Both saliency and goal information are important factors in driving visual selection. Saliency-driven selection occurs primarily in early responses, whereas goal-driven selection happens predominantly in later responses. Here, we investigated how eccentricity affects the time courses of saliency-driven and goal-driven visual selection. In three experiments, we asked people to make a speeded eye movement toward a predefined target singleton which was simultaneously presented with a non-target singleton in a background of multiple homogeneously oriented other items. The target singleton could be either more or less salient than the non-target singleton. Both singletons were presented at one of three eccentricities (i.e., near, middle, or far). The results showed that, even though eccentricity had only little effect on overall selection performance, the underlying time courses of saliency-driven and goal-driven selection altered such that saliency effects became protracted and relevance effects became delayed for far eccentricity conditions. The protracted saliency effect was shown to be modulated by expectations as induced by the preceding trial. The results demonstrate the importance of incorporating both time and eccentricity as factors in models of visual selection.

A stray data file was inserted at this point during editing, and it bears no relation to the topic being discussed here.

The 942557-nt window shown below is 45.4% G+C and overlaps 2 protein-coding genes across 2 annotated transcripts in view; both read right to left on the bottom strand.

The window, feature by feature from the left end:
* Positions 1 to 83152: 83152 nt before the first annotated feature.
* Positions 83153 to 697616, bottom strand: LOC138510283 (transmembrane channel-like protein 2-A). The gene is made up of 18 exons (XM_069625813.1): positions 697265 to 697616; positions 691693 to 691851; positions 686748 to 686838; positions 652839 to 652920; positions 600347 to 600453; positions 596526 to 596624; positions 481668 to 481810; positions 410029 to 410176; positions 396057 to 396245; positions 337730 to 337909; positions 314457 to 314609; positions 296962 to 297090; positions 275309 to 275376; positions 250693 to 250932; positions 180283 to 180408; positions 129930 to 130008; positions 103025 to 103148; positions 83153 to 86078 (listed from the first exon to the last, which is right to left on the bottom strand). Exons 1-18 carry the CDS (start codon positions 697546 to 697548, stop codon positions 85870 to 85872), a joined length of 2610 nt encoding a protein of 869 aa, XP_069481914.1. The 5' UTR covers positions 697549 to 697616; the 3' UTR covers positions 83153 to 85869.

Bibliographical noteFunding Information:
Funded by the Dutch Organization for Scientific Research (NWO; grant 453-16-002, to CNLO).
© 2021 The Authors. All Rights Reserved.
- goal-driven selection
- saliency-driven selection